Disclaimer: This Blog/Web Site is made available by the law firm of Liskow & Lewis, APLC (“Liskow & Lewis”) and the individual Liskow & Lewis lawyers posting to this site for educational purposes and to give you general information and a general understanding of the law only, not to provide specific legal advice as to an identified problem or issue. By using this blog site you understand and acknowledge that there is no attorney-client relationship formed between you and Liskow & Lewis and/or the individual Liskow & Lewis lawyers posting to this site by virtue of your using this site. The Blog/Web Site should not be used as a substitute for legal advice from a licensed professional attorney in your state regarding a particular matter.

Privacy Policy: By subscribing to Liskow & Lewis’ E-Communications, you will receive articles and blogs with insight and analysis of legal issues that may impact your industry. Communications include firm news, insights, and events. To receive information from Liskow & Lewis, your information will be kept in a secured contact database. If at any time you would like to unsubscribe, please use the SafeUnsubscribe® link located at the bottom of every email that you receive.

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On Friday, September 29, 2023, the Treasury Department updated its Frequently Asked Questions regarding compliance with the Corporate Transparency Act’s beneficial ownership and control reporting rules.  These are available at:

https://www.fincen.gov/sites/default/files/shared/BOI_FAQs_Q&A_09.29.23._508C.pdf

While these FAQs do not supplement or modify any obligations under the statute or regulations, they may be helpful to companies and their counsel in navigating the requirements and timing of the Corporate Transparency Act. The Financial Crimes Enforcement Network of the Treasury Department contains links to the Act, the Regulations, and other resources at:

https://www.fincen.gov/boi

If you have any further questions, contact Liskow attorney Marilyn C. Maloney.

Disclaimer: This Blog/Web Site is made available by the law firm of Liskow & Lewis, APLC (“Liskow & Lewis”) and the individual Liskow & Lewis lawyers posting to this site for educational purposes and to give you general information and a general understanding of the law only, not to provide specific legal advice as to an identified problem or issue. By using this blog site you understand and acknowledge that there is no attorney-client relationship formed between you and Liskow & Lewis and/or the individual Liskow & Lewis lawyers posting to this site by virtue of your using this site. The Blog/Web Site should not be used as a substitute for legal advice from a licensed professional attorney in your state regarding a particular matter.

Privacy Policy: By subscribing to Liskow & Lewis’ E-Communications, you will receive articles and blogs with insight and analysis of legal issues that may impact your industry. Communications include firm news, insights, and events. To receive information from Liskow & Lewis, your information will be kept in a secured contact database. If at any time you would like to unsubscribe, please use the SafeUnsubscribe® link located at the bottom of every email that you receive.

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On Wednesday, September 27, the Treasury Department announced a new proposed rule extending the deadline for companies formed in 2024 to comply with the Corporate Transparency Act’s beneficial ownership and control reporting rules.  The original regulations required that new entities must file electronic reports with FinCEN within thirty days of formation.  The new rules propose giving new entities formed in 2024 ninety days to comply.  Entities created before January 1, 2024, continue to have a one-year deadline to comply with the new reporting rules.  All entities will also have thirty days to report updates when reported information changes.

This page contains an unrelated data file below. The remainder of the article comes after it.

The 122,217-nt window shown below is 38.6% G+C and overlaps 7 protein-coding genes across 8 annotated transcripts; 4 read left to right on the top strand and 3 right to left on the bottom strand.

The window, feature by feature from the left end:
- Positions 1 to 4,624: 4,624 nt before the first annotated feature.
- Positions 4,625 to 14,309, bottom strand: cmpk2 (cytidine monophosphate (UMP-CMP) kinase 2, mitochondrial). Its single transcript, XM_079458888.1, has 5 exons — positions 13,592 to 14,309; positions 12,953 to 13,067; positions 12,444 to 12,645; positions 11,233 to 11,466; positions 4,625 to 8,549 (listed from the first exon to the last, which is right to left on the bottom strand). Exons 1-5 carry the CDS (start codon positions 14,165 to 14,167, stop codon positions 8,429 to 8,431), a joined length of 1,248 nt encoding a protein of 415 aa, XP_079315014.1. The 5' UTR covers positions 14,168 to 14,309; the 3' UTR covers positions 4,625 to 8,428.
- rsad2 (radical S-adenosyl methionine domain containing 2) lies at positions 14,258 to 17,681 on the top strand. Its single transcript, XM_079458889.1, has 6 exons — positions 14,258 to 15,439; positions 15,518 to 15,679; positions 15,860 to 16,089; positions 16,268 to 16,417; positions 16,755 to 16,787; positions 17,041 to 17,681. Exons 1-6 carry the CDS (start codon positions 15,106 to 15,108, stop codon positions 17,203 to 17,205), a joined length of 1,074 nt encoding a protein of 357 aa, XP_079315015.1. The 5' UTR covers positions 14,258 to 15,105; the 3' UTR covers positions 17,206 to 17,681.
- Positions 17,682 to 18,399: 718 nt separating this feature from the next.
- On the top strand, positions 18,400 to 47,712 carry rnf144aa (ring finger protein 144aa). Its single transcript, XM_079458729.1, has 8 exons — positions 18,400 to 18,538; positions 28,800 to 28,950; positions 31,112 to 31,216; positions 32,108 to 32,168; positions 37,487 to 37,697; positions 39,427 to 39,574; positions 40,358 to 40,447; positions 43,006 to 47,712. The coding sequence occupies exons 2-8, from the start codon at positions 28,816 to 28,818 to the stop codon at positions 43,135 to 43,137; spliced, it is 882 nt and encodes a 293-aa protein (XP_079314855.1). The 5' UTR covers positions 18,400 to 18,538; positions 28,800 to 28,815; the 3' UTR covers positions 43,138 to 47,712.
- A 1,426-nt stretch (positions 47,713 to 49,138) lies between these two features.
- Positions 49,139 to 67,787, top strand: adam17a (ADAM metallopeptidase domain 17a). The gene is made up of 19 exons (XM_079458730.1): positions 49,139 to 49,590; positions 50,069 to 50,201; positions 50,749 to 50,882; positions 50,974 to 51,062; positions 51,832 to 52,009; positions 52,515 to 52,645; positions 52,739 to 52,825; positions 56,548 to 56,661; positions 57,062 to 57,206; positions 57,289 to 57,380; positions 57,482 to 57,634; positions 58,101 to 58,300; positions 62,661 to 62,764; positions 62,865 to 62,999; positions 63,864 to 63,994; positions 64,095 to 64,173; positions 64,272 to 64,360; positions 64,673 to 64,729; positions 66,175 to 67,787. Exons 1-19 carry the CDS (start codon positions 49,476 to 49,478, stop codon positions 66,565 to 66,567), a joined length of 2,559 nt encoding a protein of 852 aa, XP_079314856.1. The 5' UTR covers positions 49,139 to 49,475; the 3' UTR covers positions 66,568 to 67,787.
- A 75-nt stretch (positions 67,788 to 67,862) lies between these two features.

For more information on this update, contact Liskow attorney Leon H. Rittenberg III.

Disclaimer: This Blog/Web Site is made available by the law firm of Liskow & Lewis, APLC (“Liskow & Lewis”) and the individual Liskow & Lewis lawyers posting to this site for educational purposes and to give you general information and a general understanding of the law only, not to provide specific legal advice as to an identified problem or issue. By using this blog site you understand and acknowledge that there is no attorney-client relationship formed between you and Liskow & Lewis and/or the individual Liskow & Lewis lawyers posting to this site by virtue of your using this site. The Blog/Web Site should not be used as a substitute for legal advice from a licensed professional attorney in your state regarding a particular matter.

Privacy Policy: By subscribing to Liskow & Lewis’ E-Communications, you will receive articles and blogs with insight and analysis of legal issues that may impact your industry. Communications include firm news, insights, and events. To receive information from Liskow & Lewis, your information will be kept in a secured contact database. If at any time you would like to unsubscribe, please use the SafeUnsubscribe® link located at the bottom of every email that you receive.

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The Corporate Transparency Act requires most existing and most new businesses to file a detailed report with FINCEN (the United States Treasury’s Financial Crimes division) detailing who the major owners and managers are.  Currently, the filing period commences January 1, 2024.  New entities formed after that date currently have thirty days to file the report.  Entities in existence as of December 31, 2023 will have twelve months to file.  To assist in this process, FINCEN published a new small business guide today. You can find a link to this guide here.